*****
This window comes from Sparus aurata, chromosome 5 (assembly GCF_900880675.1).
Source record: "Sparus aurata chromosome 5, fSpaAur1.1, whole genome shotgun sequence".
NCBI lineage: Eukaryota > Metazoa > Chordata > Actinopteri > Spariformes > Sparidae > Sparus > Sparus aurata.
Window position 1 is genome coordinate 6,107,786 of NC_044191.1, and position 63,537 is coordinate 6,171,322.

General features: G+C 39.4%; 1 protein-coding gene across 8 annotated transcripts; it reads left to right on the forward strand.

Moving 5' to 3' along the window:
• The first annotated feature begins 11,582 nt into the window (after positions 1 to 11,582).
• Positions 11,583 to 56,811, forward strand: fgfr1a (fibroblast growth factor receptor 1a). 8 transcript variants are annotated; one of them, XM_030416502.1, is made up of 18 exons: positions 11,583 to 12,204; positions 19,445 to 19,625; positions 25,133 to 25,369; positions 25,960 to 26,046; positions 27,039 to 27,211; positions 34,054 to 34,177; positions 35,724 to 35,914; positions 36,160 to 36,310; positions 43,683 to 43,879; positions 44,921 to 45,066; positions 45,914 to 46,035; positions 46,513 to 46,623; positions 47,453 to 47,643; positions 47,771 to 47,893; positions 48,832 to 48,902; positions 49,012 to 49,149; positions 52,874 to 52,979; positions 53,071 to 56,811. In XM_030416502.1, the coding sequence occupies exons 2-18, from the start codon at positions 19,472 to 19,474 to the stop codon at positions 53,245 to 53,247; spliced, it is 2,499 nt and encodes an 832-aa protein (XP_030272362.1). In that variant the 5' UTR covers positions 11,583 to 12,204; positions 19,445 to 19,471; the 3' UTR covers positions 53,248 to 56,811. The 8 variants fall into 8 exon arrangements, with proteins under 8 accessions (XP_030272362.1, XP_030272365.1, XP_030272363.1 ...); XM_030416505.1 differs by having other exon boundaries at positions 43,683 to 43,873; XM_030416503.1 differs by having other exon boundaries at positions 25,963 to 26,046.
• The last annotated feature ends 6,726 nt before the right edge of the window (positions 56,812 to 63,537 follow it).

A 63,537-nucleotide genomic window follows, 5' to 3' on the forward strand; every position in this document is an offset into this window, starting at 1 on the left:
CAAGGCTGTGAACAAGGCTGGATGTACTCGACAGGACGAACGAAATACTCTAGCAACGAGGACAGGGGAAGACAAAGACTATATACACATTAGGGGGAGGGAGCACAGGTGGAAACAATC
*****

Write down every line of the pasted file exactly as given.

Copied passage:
This window comes from Sparus aurata, chromosome 5 (assembly GCF_900880675.1).
Source record: "Sparus aurata chromosome 5, fSpaAur1.1, whole genome shotgun sequence".
NCBI lineage: Eukaryota > Metazoa > Chordata > Actinopteri > Spariformes > Sparidae > Sparus > Sparus aurata.
Window position 1 is genome coordinate 6,107,786 of NC_044191.1, and position 63,537 is coordinate 6,171,322.

General features: G+C 39.4%; 1 protein-coding gene across 8 annotated transcripts; it reads left to right on the forward strand.

Moving 5' to 3' along the window:
• The first annotated feature begins 11,582 nt into the window (after positions 1 to 11,582).
• Positions 11,583 to 56,811, forward strand: fgfr1a (fibroblast growth factor receptor 1a). 8 transcript variants are annotated; one of them, XM_030416502.1, is made up of 18 exons: positions 11,583 to 12,204; positions 19,445 to 19,625; positions 25,133 to 25,369; positions 25,960 to 26,046; positions 27,039 to 27,211; positions 34,054 to 34,177; positions 35,724 to 35,914; positions 36,160 to 36,310; positions 43,683 to 43,879; positions 44,921 to 45,066; positions 45,914 to 46,035; positions 46,513 to 46,623; positions 47,453 to 47,643; positions 47,771 to 47,893; positions 48,832 to 48,902; positions 49,012 to 49,149; positions 52,874 to 52,979; positions 53,071 to 56,811. In XM_030416502.1, the coding sequence occupies exons 2-18, from the start codon at positions 19,472 to 19,474 to the stop codon at positions 53,245 to 53,247; spliced, it is 2,499 nt and encodes an 832-aa protein (XP_030272362.1). In that variant the 5' UTR covers positions 11,583 to 12,204; positions 19,445 to 19,471; the 3' UTR covers positions 53,248 to 56,811. The 8 variants fall into 8 exon arrangements, with proteins under 8 accessions (XP_030272362.1, XP_030272365.1, XP_030272363.1 ...); XM_030416505.1 differs by having other exon boundaries at positions 43,683 to 43,873; XM_030416503.1 differs by having other exon boundaries at positions 25,963 to 26,046.
• The last annotated feature ends 6,726 nt before the right edge of the window (positions 56,812 to 63,537 follow it).

A 63,537-nucleotide genomic window follows, 5' to 3' on the forward strand; every position in this document is an offset into this window, starting at 1 on the left:
CAAGGCTGTGAACAAGGCTGGATGTACTCGACAGGACGAACGAAATACTCTAGCAACGAGGACAGGGGAAGACAAAGACTATATACACATTAGGGGGAGGGAGCACAGGTGGAAACAATC